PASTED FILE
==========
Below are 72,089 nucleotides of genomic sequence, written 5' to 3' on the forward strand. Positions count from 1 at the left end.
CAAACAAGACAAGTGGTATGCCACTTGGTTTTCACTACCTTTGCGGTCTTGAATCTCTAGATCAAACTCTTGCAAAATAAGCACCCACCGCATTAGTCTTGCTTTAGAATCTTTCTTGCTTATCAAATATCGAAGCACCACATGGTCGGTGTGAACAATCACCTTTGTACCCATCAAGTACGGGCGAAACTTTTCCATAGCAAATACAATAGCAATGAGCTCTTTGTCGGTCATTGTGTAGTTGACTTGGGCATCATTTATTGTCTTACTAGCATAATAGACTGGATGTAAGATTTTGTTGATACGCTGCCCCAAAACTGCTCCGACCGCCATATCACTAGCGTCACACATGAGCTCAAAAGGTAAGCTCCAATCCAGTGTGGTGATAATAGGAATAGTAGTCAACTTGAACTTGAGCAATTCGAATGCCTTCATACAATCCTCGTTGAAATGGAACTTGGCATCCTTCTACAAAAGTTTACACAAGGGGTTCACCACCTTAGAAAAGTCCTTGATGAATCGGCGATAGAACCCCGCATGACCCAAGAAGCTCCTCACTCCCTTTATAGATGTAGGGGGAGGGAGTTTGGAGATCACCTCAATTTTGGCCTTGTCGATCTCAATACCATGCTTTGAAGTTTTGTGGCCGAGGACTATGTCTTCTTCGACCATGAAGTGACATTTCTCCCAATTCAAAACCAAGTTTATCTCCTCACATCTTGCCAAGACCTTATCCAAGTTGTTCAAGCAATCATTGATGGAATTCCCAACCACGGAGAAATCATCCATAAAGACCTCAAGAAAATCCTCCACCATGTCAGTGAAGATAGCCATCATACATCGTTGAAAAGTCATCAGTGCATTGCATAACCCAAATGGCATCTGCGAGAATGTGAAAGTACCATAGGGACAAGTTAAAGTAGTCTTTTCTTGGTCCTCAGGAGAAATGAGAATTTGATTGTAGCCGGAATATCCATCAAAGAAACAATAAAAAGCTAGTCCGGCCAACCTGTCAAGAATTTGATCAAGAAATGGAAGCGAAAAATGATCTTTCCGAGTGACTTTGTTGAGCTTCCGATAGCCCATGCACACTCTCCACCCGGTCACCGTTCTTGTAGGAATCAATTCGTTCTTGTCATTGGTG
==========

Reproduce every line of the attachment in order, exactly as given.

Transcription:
Below are 72,089 nucleotides of genomic sequence, written 5' to 3' on the forward strand. Positions count from 1 at the left end.
CAAACAAGACAAGTGGTATGCCACTTGGTTTTCACTACCTTTGCGGTCTTGAATCTCTAGATCAAACTCTTGCAAAATAAGCACCCACCGCATTAGTCTTGCTTTAGAATCTTTCTTGCTTATCAAATATCGAAGCACCACATGGTCGGTGTGAACAATCACCTTTGTACCCATCAAGTACGGGCGAAACTTTTCCATAGCAAATACAATAGCAATGAGCTCTTTGTCGGTCATTGTGTAGTTGACTTGGGCATCATTTATTGTCTTACTAGCATAATAGACTGGATGTAAGATTTTGTTGATACGCTGCCCCAAAACTGCTCCGACCGCCATATCACTAGCGTCACACATGAGCTCAAAAGGTAAGCTCCAATCCAGTGTGGTGATAATAGGAATAGTAGTCAACTTGAACTTGAGCAATTCGAATGCCTTCATACAATCCTCGTTGAAATGGAACTTGGCATCCTTCTACAAAAGTTTACACAAGGGGTTCACCACCTTAGAAAAGTCCTTGATGAATCGGCGATAGAACCCCGCATGACCCAAGAAGCTCCTCACTCCCTTTATAGATGTAGGGGGAGGGAGTTTGGAGATCACCTCAATTTTGGCCTTGTCGATCTCAATACCATGCTTTGAAGTTTTGTGGCCGAGGACTATGTCTTCTTCGACCATGAAGTGACATTTCTCCCAATTCAAAACCAAGTTTATCTCCTCACATCTTGCCAAGACCTTATCCAAGTTGTTCAAGCAATCATTGATGGAATTCCCAACCACGGAGAAATCATCCATAAAGACCTCAAGAAAATCCTCCACCATGTCAGTGAAGATAGCCATCATACATCGTTGAAAAGTCATCAGTGCATTGCATAACCCAAATGGCATCTGCGAGAATGTGAAAGTACCATAGGGACAAGTTAAAGTAGTCTTTTCTTGGTCCTCAGGAGAAATGAGAATTTGATTGTAGCCGGAATATCCATCAAAGAAACAATAAAAAGCTAGTCCGGCCAACCTGTCAAGAATTTGATCAAGAAATGGAAGCGAAAAATGATCTTTCCGAGTGACTTTGTTGAGCTTCCGATAGCCCATGCACACTCTCCACCCGGTCACCGTTCTTGTAGGAATCAATTCGTTCTTGTCATTGGTG